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Old 08-07-2019, 15:23   #1
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Cruising is Fixing Your Boat in Remote Places - Part II...

Cruising is Fixing Your Boat in Remote Places - Part II...

The next log will be more of the sun, sand, and sea variety, but, I
trust you'll forgive this sort-of-technical followup...

You'll recall that I had a starter quit on me...

So, following up the nasty realization that my studs and nuts were
buggered to the degree that I could not replace them with peace of
mind, for fear of crossthreading, or for the one I found in my spare
nuts and bolts bin, maybe the wrong thread pitch, I set out to find
the answer to what I had, that'd I'd have to clean up. Much mirth and
diversion followed on some of the Facebook threads where I'd posed the
question, but nobody had an answer.

So, off to a vendor, who referred me on to another, and the answer was
that I had 3/8", 24 threads per inch studs and nuts.

I happen to own a reasonably full set of taps and dies, so I climbed
over the engine and crawled to the shelf on which I had my storage
bins. After checking one, I fetched out both a Craftsman die set, and
a reasonably complete, but flea-market quality tap-and-die set from
the second bin.

The complete set came with a thread pitch gauge, and I was able to
confirm that what I had was indeed a 24TPI thread. The rest was
simple, if not easy, as access to the starter mount is convoluted at
best. Before I was finished in this and the earlier part, I would wear
off the skin on both knees.

So, I start by cleaning up the studs, using the 3/8-24 die - a tool to
either cut, completely, or to make straight threads, on a bolt or
stud. The set was Craftsman, and were all hexagonal dies, allowing me
to use a crescent wrench to turn it, as the handle could not turn in
the available space, and I didn't have a socket large enough to fit
it. The cheapie set had a proper die as well, but it was round, with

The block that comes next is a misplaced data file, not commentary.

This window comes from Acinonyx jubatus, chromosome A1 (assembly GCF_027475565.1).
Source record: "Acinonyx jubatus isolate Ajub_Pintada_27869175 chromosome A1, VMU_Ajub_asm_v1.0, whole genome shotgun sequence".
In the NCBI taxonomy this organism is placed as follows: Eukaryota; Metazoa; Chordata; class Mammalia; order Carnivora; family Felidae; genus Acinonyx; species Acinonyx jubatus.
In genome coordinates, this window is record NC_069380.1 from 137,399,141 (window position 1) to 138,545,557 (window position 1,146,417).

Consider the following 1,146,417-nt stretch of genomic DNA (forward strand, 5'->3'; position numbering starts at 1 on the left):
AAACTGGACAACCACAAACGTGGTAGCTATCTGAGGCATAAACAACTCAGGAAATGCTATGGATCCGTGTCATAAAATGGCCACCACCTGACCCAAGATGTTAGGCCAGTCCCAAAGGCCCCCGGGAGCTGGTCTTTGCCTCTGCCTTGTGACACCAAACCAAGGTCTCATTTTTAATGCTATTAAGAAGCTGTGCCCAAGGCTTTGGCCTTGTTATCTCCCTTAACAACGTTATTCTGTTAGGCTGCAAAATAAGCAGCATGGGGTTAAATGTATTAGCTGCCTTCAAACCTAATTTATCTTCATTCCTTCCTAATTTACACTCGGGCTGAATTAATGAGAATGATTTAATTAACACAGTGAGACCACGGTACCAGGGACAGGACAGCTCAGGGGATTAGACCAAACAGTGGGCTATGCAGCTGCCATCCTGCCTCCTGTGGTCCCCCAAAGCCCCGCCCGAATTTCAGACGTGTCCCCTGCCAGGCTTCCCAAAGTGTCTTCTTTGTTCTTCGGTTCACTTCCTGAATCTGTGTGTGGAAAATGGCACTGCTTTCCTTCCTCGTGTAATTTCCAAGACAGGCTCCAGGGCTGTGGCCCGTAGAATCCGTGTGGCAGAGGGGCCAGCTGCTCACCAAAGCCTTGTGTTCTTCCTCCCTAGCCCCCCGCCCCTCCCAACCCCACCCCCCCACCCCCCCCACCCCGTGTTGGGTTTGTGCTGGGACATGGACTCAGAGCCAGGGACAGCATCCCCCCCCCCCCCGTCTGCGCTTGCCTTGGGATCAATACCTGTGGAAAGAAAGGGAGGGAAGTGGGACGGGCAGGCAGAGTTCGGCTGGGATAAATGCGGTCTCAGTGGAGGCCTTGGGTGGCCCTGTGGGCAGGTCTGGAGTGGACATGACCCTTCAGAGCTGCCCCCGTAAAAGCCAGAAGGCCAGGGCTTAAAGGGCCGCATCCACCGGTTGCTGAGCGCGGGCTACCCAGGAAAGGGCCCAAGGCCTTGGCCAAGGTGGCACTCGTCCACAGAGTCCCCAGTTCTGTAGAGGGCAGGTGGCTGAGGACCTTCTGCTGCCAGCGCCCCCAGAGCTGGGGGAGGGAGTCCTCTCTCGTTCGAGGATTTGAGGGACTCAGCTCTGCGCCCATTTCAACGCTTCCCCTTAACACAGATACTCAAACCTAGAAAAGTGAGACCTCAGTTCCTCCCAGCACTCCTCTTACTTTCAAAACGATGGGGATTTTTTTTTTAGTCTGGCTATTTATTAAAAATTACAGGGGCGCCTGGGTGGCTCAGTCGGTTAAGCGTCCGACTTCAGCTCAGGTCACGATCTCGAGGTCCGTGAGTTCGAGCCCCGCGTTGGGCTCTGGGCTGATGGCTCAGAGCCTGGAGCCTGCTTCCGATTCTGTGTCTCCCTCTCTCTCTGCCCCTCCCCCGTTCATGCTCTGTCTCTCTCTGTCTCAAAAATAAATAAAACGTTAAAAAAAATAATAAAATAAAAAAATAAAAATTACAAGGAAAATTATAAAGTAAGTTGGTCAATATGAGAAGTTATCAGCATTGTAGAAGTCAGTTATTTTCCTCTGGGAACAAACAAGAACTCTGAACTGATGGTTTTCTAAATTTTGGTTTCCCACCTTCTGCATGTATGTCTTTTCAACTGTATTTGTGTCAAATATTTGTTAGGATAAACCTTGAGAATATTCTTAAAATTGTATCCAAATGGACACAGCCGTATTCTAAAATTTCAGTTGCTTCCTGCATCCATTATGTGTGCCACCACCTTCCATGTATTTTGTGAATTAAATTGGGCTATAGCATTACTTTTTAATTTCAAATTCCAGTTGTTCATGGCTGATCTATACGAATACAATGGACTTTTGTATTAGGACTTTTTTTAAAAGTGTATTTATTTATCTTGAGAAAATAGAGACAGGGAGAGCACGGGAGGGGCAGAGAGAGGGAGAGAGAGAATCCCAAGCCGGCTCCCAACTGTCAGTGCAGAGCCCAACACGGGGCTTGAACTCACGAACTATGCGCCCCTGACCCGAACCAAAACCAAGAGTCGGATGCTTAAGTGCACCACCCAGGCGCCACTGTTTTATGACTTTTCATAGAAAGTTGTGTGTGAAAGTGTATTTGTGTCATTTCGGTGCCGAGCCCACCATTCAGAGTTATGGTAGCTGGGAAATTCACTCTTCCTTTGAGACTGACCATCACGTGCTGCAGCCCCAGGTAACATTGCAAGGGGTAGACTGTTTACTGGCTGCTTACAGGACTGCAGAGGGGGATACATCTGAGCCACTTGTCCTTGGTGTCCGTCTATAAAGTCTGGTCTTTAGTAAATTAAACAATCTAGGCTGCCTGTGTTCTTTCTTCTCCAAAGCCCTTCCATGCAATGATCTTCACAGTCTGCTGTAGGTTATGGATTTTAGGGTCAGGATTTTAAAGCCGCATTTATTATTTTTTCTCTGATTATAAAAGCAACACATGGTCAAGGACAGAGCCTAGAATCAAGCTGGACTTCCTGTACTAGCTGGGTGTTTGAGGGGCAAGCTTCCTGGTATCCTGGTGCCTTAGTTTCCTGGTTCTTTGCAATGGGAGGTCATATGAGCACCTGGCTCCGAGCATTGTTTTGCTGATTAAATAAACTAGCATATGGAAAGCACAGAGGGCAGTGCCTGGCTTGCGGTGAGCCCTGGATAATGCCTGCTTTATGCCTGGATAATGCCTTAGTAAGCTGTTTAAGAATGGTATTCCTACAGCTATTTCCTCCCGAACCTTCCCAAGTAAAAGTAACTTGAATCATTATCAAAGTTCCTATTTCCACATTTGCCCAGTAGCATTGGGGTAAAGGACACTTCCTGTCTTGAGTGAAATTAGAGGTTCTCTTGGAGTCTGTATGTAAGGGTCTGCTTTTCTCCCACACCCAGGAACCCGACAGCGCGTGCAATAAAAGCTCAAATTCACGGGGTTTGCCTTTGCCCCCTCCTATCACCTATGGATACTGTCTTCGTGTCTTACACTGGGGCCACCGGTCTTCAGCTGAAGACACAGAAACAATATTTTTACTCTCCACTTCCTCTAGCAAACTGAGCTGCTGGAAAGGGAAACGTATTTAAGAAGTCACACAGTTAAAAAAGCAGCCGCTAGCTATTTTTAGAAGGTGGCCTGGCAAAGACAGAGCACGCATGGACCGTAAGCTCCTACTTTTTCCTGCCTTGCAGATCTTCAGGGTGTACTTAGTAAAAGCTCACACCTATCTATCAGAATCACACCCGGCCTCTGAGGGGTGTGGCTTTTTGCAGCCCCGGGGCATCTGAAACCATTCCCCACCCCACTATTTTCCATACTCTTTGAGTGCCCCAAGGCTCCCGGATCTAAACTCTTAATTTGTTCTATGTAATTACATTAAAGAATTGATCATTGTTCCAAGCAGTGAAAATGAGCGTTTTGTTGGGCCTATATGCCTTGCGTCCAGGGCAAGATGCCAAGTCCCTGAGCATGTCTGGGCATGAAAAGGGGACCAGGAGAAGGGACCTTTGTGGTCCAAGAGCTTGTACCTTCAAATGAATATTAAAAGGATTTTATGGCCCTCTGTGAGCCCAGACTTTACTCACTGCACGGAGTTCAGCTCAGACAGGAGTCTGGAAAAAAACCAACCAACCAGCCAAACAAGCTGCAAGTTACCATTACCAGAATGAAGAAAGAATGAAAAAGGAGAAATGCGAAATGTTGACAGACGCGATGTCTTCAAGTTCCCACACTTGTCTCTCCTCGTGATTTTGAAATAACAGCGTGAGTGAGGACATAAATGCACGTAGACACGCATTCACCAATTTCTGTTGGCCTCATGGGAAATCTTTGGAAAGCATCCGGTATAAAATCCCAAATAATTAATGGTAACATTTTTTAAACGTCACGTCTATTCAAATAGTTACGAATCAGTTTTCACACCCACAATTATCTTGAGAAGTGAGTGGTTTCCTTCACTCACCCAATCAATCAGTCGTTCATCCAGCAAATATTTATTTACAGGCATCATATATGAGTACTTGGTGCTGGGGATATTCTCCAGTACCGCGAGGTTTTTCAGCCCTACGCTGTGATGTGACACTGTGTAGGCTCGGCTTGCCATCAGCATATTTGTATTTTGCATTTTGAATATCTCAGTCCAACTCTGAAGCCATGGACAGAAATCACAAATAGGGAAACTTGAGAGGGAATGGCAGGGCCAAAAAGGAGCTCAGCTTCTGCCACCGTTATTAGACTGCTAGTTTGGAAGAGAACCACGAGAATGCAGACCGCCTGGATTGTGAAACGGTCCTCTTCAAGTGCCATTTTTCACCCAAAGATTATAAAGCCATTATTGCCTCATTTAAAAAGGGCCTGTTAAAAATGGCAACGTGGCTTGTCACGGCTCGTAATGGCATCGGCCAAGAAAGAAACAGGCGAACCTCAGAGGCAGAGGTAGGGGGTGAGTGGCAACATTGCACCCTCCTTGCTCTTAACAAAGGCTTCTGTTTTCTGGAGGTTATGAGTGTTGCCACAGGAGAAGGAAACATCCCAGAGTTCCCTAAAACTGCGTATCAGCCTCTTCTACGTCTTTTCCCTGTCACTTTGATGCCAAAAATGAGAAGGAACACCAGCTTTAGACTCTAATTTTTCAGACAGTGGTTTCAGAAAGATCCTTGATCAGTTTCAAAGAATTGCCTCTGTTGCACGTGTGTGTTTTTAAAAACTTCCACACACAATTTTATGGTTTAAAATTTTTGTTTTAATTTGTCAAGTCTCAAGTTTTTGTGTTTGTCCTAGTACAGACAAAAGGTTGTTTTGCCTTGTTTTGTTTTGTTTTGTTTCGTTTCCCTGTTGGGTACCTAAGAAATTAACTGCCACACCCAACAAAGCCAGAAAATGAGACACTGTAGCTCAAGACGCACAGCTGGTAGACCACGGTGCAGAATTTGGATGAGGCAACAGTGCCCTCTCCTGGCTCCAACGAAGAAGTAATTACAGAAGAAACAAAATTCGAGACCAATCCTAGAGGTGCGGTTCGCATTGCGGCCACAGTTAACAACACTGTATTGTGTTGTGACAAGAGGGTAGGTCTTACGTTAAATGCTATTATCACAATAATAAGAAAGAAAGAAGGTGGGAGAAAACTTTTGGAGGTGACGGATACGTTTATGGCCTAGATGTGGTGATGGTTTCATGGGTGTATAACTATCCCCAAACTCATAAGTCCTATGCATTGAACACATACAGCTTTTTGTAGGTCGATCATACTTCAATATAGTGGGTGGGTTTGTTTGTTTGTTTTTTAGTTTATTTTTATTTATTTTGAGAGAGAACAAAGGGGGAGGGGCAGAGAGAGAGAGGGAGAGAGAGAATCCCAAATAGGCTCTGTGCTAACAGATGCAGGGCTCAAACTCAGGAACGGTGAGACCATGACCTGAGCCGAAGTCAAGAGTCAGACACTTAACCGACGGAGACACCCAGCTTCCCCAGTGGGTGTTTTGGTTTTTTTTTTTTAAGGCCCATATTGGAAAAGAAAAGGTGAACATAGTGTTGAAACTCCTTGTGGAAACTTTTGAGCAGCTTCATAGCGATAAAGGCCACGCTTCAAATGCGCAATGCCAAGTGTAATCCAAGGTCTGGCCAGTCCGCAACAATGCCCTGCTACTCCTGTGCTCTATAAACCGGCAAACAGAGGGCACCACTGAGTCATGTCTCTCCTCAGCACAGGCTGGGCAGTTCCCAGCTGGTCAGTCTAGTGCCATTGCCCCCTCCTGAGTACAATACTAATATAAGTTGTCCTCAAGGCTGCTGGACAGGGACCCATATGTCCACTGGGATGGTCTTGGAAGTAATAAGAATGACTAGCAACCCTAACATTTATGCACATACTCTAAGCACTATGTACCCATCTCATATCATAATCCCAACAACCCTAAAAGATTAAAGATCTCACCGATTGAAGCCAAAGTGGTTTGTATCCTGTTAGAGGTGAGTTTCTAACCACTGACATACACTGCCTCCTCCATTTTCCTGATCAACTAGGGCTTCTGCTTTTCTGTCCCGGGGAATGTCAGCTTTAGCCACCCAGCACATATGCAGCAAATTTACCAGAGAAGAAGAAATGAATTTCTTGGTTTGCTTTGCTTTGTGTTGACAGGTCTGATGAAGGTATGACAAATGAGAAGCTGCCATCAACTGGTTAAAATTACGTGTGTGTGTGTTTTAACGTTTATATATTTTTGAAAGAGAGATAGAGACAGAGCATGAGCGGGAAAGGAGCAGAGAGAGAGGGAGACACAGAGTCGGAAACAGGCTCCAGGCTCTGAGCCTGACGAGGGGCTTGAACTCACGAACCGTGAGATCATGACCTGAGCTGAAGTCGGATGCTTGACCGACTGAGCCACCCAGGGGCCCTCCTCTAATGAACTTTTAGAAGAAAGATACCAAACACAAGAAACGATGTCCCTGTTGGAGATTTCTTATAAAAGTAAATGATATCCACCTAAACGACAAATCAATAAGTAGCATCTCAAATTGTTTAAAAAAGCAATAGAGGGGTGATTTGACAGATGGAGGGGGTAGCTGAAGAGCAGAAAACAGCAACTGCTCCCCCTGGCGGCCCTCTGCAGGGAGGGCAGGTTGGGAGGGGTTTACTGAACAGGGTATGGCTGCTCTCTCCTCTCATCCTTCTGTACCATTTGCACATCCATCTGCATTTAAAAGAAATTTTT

a dimple for a threaded cone to keep it from turning in the handle.
That would have been very much more difficult to turn.

But wait! The first stud I work on starts to turn in the bell housing
plate. I manage to get the die off without backing out the thread,
and find that the stud has no "flats" for me to put a wrench on.
Fortunately, in my tools, I have several sizes of Vice Grips. I used
one of the right size to firmly grip the stud, and (due to the limited
space to swing the tool) a few degrees at a time, tightened it

Off I went to continue cleaning up the stud, and sure enough, it did
not back out (there was no way it would go in more than it was) as I
reversed the die to clean up what it had dug out. After a few more
trips of the die to the bottom, and back off the end, I eventually got
that stud to the point where the die would spin smoothly down its
entire length with just a single finger pressure.

The others were, essentially, more of the same, and now I had no-burrs
studs. (Tthe new starter weighs in at 50 pounds, and the numbers of
times it has been off and on over the 30 or so years - maybe 40, if
the rebuild I have had the original hang-on parts swapped onto a new
rebuilt engine - would surely allow for times of abuse of the
threads.) All I'd have to be is a weightlifter in a confined space,
in order to get the new starter inserted without bruising the studs.

On to the nuts. All needed some serious exercise of the tap - a tool
to make threads for a bolt in flat metal, or clean up nuts which had
their threads worn - but in the end, including the one which had
stripped plus the single one I was able to find in my bin of
odds-and-ends bolts and nuts, they, too, yielded to a cleaned up

Before wrestling the beast of a starter into place, I verified that
each of the nuts would spin effortlessly down each of the studs.
Whew. Well, I managed to get the starter into place without banging
the studs. But the starter is so heavy that I can't get a nut on the
top stud due to its having the starter cocked slightly due to the